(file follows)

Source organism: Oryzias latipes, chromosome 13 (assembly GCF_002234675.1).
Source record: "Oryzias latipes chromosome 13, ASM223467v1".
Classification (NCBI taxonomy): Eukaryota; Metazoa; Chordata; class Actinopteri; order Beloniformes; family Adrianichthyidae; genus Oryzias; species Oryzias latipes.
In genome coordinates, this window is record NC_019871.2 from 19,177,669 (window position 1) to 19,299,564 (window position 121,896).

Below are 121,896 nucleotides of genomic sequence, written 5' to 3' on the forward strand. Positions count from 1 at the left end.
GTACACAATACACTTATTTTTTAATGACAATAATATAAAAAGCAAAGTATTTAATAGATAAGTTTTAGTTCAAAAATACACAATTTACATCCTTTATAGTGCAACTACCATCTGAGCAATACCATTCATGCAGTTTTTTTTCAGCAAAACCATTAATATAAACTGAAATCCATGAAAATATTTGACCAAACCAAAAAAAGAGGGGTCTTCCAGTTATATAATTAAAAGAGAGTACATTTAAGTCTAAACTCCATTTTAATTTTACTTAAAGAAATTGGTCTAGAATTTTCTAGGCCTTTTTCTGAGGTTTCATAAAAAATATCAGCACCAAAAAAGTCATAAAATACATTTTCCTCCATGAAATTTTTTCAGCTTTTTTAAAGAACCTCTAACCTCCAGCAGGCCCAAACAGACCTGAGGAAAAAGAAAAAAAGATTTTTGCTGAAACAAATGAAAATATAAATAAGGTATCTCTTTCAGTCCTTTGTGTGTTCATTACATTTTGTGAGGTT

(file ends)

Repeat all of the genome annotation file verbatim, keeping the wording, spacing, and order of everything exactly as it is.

Source organism: Oryzias latipes, chromosome 13 (assembly GCF_002234675.1).
Source record: "Oryzias latipes chromosome 13, ASM223467v1".
Classification (NCBI taxonomy): Eukaryota; Metazoa; Chordata; class Actinopteri; order Beloniformes; family Adrianichthyidae; genus Oryzias; species Oryzias latipes.
In genome coordinates, this window is record NC_019871.2 from 19,177,669 (window position 1) to 19,299,564 (window position 121,896).

Below are 121,896 nucleotides of genomic sequence, written 5' to 3' on the forward strand. Positions count from 1 at the left end.
GTACACAATACACTTATTTTTTAATGACAATAATATAAAAAGCAAAGTATTTAATAGATAAGTTTTAGTTCAAAAATACACAATTTACATCCTTTATAGTGCAACTACCATCTGAGCAATACCATTCATGCAGTTTTTTTTCAGCAAAACCATTAATATAAACTGAAATCCATGAAAATATTTGACCAAACCAAAAAAAGAGGGGTCTTCCAGTTATATAATTAAAAGAGAGTACATTTAAGTCTAAACTCCATTTTAATTTTACTTAAAGAAATTGGTCTAGAATTTTCTAGGCCTTTTTCTGAGGTTTCATAAAAAATATCAGCACCAAAAAAGTCATAAAATACATTTTCCTCCATGAAATTTTTTCAGCTTTTTTAAAGAACCTCTAACCTCCAGCAGGCCCAAACAGACCTGAGGAAAAAGAAAAAAAGATTTTTGCTGAAACAAATGAAAATATAAATAAGGTATCTCTTTCAGTCCTTTGTGTGTTCATTACATTTTGTGAGGTT